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  • Today's theme, writing stories about working with your hands, reminded me of one year at college when my hands were my livelihood. I'd worked odd jobs on my scholarship -- stacking library books, heading to East Palo Alto to do Good Works -- but nothing seemed to stick. "These are the worst piles of books I've ever seen," the librarian said, glaring at me. "Obviously you can't re-shelve and listen to music at the same time." I forgave him. He didn't realize I was listening to From The Choirgirl Hotel, which is, let's face it, an emotional rollercoaster. But the problem went deeper than that. I couldn't adjust to the post-Dewey system. Numbers seemed to lunge at books out of nowhere, dragging them off to the 700s for some perceived connection to horticulture.

    Anyway, that left me with no job sophomore year, so like most jobless people near research facilities, I hired myself out to the labs. I suppose this could have ended very badly, with me growing a third elbow or something, but in my case it worked out. This was the interview:

    "OK, thank you for coming in today. Most likely we'll be able to hire you, assuming you can do the job."

    "Yes. What is the job." (When I'm feeling very "down-to-business," I don't speak the question marks.)

    "The job is that you have to sit down with a pad of paper, in front of our participants, and no matter what happens, you can't laugh." The researcher who said this, incidentally, was one of those people who talks about laughter as if it is a kind of seasonal flu, and she's the only one still healthy enough to scramble eggs on any given Tuesday morning.

    "Well, what is going to happen?"

    "First, we will show them a scene from a comedy called Harry and Sally. It's very embarrassing because it's all about this woman screaming as though she's having an orgasm. But she's not, she's just faking it. She's also in public, which is why the scene is famous, and tends to make viewers uncomfortable."

    "OK."

    "Do you think you could not laugh at that?"

    "Well, ma'am, I'm not sure. To be honest, the first time I saw it, I did laugh. But I feel I deserve a second chance."

    Obviously, I came within an ace of being sent on my way, but I don't think many other people applied.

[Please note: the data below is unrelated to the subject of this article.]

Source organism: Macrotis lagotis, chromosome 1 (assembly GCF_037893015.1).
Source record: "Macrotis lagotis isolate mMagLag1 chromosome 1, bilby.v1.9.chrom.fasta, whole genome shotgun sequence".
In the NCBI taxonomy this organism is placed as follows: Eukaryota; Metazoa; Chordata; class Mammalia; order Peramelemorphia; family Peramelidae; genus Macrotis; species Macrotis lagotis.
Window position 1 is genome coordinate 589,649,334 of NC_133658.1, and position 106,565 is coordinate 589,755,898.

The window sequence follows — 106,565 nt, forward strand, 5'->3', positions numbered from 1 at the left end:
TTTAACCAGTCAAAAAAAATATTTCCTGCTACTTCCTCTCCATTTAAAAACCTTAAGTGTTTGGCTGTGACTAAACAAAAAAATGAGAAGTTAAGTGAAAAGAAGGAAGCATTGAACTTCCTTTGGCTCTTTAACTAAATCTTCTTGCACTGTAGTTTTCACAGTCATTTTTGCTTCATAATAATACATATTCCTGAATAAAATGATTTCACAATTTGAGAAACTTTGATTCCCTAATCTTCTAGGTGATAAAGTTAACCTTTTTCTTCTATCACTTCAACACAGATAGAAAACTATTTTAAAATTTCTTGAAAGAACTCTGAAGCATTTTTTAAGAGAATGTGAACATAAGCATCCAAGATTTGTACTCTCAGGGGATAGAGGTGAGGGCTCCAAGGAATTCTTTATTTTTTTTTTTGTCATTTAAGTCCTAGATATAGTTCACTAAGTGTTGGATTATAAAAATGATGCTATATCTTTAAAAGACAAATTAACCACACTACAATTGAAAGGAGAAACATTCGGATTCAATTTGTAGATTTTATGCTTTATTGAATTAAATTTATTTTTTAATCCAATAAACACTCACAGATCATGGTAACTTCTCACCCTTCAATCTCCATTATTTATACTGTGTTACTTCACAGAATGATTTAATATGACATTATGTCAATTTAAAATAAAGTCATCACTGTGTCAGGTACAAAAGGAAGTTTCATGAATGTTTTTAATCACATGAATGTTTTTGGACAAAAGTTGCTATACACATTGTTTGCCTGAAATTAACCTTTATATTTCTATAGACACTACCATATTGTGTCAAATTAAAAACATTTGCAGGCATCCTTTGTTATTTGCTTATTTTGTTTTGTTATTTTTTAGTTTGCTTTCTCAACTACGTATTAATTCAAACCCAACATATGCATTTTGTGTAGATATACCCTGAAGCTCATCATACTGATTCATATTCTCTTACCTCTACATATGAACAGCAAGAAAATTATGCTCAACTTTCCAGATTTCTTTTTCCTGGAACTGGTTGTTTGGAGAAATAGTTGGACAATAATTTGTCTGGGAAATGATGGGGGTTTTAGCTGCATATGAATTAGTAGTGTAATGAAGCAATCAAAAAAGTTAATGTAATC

"Then they'll watch a movie of themselves sing a song. It's a song from the 1970s and it's terrible. We told them we were studying their lungs and needed a big chorus in order to measure their exhalations."

    "Why do I need a notepad?"

    "You have to look sort of doctorly. You have to take notes. I don't care what you write, though. They don't have to be real notes. The whole point is just to increase the subject's discomfort."

    "So the deal is that I get paid if I can get through an hour of pretending to be a humorless doctor? They never suspected anything was fishy about the test?"

    "They absolutely did not. Most of them are, in fact, really anxious about the 'results' they're supposed to get back. Also, they were not aware that we were filming them."

    This turned out to be true. They'd sit there, shocked to be watching the orgasm scene from When Harry Met Sally, and all the time looking at me as though I was a young, up-and-coming oxygenologist. According to me as a sophomore, here are the least funny sentences in the English language:
    This is the last worthless evening that you'll have to spend. Just give me a chance, give me a chance, to show you how to love again. The night they invented champagne, everybody knew, that all they had to do, was to fly to the sky on champagne. The quick brown fox jumped over the lazy sleeping dog. The champagne jumped over the dog. Also, too. Champagne is from France. Grapes grapes grapes grapes grapes grapes.

    I'd scribble away like that, nonstop, trying not to giggle. My hands built up round, shiny callouses from keeping me not laughing (and therefore employed). But in the end, I really was a doctor to those people. Because the doctor is the person who has to deliver the bad news, and that fell squarely to me. I'd have to look at them and say, in a voice heavy as a lab coat, that we weren't studying their breathing or their lungs. We were studying feelings, nothing more than feeeeeeeeeeeeeeelings.
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